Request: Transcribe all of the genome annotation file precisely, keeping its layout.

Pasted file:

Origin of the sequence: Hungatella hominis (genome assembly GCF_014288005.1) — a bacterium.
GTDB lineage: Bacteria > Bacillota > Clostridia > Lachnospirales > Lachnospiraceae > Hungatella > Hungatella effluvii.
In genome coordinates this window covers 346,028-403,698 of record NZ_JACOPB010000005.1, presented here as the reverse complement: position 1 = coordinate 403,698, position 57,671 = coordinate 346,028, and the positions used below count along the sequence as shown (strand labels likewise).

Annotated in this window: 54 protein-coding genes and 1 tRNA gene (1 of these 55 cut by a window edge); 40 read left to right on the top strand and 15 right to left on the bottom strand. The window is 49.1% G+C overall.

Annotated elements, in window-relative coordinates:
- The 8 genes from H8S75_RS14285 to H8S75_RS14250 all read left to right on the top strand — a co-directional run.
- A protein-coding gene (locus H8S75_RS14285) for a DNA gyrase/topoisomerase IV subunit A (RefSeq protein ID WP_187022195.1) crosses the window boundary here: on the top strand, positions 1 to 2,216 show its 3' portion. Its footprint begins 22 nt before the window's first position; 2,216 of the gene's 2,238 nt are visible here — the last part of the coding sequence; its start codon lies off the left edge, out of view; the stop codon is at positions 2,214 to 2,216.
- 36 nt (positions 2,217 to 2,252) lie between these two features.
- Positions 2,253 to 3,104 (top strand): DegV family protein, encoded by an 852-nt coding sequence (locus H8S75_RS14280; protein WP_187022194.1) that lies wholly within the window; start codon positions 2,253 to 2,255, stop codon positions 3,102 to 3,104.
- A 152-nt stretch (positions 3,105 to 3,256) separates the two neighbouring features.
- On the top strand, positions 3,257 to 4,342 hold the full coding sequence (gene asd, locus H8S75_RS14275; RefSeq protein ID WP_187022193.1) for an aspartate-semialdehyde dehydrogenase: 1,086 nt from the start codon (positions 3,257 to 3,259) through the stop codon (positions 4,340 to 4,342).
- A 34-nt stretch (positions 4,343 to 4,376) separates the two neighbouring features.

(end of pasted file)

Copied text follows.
Origin of the sequence: Hungatella hominis (genome assembly GCF_014288005.1) — a bacterium.
GTDB lineage: Bacteria > Bacillota > Clostridia > Lachnospirales > Lachnospiraceae > Hungatella > Hungatella effluvii.
In genome coordinates this window covers 346,028-403,698 of record NZ_JACOPB010000005.1, presented here as the reverse complement: position 1 = coordinate 403,698, position 57,671 = coordinate 346,028, and the positions used below count along the sequence as shown (strand labels likewise).

Annotated in this window: 54 protein-coding genes and 1 tRNA gene (1 of these 55 cut by a window edge); 40 read left to right on the top strand and 15 right to left on the bottom strand. The window is 49.1% G+C overall.

Annotated elements, in window-relative coordinates:
- The 8 genes from H8S75_RS14285 to H8S75_RS14250 all read left to right on the top strand — a co-directional run.
- A protein-coding gene (locus H8S75_RS14285) for a DNA gyrase/topoisomerase IV subunit A (RefSeq protein ID WP_187022195.1) crosses the window boundary here: on the top strand, positions 1 to 2,216 show its 3' portion. Its footprint begins 22 nt before the window's first position; 2,216 of the gene's 2,238 nt are visible here — the last part of the coding sequence; its start codon lies off the left edge, out of view; the stop codon is at positions 2,214 to 2,216.
- 36 nt (positions 2,217 to 2,252) lie between these two features.
- Positions 2,253 to 3,104 (top strand): DegV family protein, encoded by an 852-nt coding sequence (locus H8S75_RS14280; protein WP_187022194.1) that lies wholly within the window; start codon positions 2,253 to 2,255, stop codon positions 3,102 to 3,104.
- A 152-nt stretch (positions 3,105 to 3,256) separates the two neighbouring features.
- On the top strand, positions 3,257 to 4,342 hold the full coding sequence (gene asd, locus H8S75_RS14275; RefSeq protein ID WP_187022193.1) for an aspartate-semialdehyde dehydrogenase: 1,086 nt from the start codon (positions 3,257 to 3,259) through the stop codon (positions 4,340 to 4,342).
- A 34-nt stretch (positions 4,343 to 4,376) separates the two neighbouring features.